GUI is a commonly used acronym that stands for Graphical User Interface. A GUI allows users to interact with a system using icons and other visualizations, as opposed to text and commands. Tablet operating systems feature a GUI.

HD is a commonly used acronym for high definition, in the case of TV and film content. It is a superior screen resolution, which uses a greater pixel density to deliver a richer, more detailed picture. Some tablets offer 1080p resolution, which refers to 1,080 lines of resolution scanned in progressively, providing the most detailed video image currently available to consumers.

IPS is an acronym for In-Plane Switching. This screen technology affords a clear view of a tablet's screen from anywhere in front of it, however acute the viewing angle. Compare this with most laptop screens that are only designed to be viewed from a frontal position.

A megapixel is 1 million pixels, used as a measure of the resolution in digital cameras. A pixel is a minute area of illumination on a display screen, one of many from which an image is composed.

Multi-Touch Screen
A multi-touch screen is a type of tablet screen that allows the user to control the screen by tapping, swiping, pinching or reverse-pinching it.

Operating System
The operating system is the main software responsible for controlling a tablet, computer or cell phone’s hardware. Examples of tablet operating systems include Android and Windows RT.

The processor is like the brain or engine of your tablet. Its speed is measured in megahertz and gigahertz (MHz and GHz respectively), where a gigahertz is 1,000 megahertz, so the higher the number of GHz, the faster it carries out complex tasks. Some tablets feature quad-core processors, while most still use only dual- or single-core processors. A quad-core processor can run four simultaneous processes and run extremely fast, but it also consumes an immense amount of battery life.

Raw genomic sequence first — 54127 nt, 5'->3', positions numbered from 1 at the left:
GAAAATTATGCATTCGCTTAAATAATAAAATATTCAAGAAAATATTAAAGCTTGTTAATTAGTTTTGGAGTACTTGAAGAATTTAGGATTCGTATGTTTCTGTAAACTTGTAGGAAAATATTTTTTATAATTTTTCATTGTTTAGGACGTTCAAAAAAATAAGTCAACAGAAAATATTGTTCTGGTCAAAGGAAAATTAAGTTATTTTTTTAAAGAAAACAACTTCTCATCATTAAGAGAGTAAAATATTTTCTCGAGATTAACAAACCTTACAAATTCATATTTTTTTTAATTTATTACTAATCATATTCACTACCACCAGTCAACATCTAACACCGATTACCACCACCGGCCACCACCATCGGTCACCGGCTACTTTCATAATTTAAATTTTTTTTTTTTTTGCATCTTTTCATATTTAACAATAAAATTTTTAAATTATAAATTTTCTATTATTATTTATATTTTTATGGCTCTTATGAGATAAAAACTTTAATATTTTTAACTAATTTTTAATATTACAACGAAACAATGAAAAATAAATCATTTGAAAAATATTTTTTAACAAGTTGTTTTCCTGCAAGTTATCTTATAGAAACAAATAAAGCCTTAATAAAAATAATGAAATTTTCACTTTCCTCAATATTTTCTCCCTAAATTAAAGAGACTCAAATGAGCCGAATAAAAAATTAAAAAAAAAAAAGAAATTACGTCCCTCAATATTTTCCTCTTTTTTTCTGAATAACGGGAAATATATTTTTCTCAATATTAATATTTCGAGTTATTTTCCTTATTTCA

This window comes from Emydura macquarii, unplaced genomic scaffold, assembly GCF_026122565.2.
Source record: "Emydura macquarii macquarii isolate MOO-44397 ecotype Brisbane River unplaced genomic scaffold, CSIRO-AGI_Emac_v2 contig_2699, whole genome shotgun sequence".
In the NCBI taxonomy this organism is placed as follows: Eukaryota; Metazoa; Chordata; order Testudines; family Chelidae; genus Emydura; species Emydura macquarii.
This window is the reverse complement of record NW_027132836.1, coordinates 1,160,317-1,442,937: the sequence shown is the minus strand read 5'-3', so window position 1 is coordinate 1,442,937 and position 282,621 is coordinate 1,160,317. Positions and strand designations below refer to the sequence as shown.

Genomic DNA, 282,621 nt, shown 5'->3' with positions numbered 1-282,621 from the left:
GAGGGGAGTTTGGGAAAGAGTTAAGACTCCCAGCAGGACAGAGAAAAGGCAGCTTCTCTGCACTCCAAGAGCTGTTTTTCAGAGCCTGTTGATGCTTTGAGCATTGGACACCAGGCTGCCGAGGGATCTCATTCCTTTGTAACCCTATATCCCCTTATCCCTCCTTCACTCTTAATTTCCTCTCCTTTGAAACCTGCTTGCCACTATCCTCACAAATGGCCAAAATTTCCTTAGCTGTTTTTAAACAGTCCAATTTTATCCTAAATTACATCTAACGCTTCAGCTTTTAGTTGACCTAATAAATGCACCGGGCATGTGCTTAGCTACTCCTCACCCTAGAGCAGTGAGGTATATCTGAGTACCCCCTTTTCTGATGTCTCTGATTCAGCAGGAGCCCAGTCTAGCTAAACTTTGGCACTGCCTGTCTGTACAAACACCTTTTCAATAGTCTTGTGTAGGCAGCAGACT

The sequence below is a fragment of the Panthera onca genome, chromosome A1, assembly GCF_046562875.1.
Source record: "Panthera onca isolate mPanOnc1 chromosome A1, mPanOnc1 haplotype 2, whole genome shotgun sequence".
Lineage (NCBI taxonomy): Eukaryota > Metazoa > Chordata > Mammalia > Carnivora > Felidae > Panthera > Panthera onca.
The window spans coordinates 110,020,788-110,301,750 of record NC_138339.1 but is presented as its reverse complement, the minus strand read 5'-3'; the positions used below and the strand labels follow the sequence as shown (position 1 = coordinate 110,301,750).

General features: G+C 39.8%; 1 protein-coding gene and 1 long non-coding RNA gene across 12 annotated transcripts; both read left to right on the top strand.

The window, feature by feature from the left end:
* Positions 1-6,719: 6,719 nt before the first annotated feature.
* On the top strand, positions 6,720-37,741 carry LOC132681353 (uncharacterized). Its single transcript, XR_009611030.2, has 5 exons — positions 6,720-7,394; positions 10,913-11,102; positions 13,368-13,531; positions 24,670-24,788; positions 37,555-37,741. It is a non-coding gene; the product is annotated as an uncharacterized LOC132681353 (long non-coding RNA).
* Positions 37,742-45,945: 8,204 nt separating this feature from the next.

A router is a device that’s commonly used to split a single Internet connection among multiple networked devices, usually through Wi-Fi. Routers allow simultaneous sharing of a single Internet connection by assigning unique IP addresses to each device, and allowing them to share the connection without creating conflicts. Many homes and businesses use a router to create a Wi-Fi hub and provide wireless connectivity within a specific range. Connectivity is often limited to several rooms or offices; beyond that, a 3G/4G cell data plan is necessary for Internet access.

Search Engine
A search engine is a Web site designed to search through massive amounts of content on the Web and deliver relevant results based on specific search terms and keywords. Examples of search engines are Google, Bing and Duck Duck Go.

Solid State Drive
An SSD is a type of storage drive that replaces the traditional hard drive. Solid state drives contain no moving parts, store all information on a collection of microchips and operate at a much faster speed than traditional hard drives do. They are also a lot more stable. Storage space is more limited on an SSD than a traditional hard drive, but as the technology improves, it’s allowing the capacity to increase.

Designed by Apple and Intel, Thunderbolt is a way to connect devices to each other (or to a computer) that promises faster data transfer speeds than USB connectivity can typically offer.

Short for universal serial bus, USB is a standard type of connector that allows external devices and peripheral accessories (e.g., Webcams, printers, mice and external drives) to connect with a computer.

VoIP is short for Voice-over Internet Protocol, or most simply, phone service over the Internet. Services such as Skype operate via VoIP.

Wi-Fi is short for Wireless Fidelity, and also known as WLAN or Wireless Local Area Network. Wi-Fi enables the connection of your tablet (or any other mobile device) to the Internet. Most homes and workplaces use a router to create a Wi-Fi hub and provide wireless connectivity within a specific range. Most tablets use one or two different Wi-Fi standards, 802.11g and 802.11n, which differ only in speed (N is faster than G). Almost every wireless network uses 802.11g.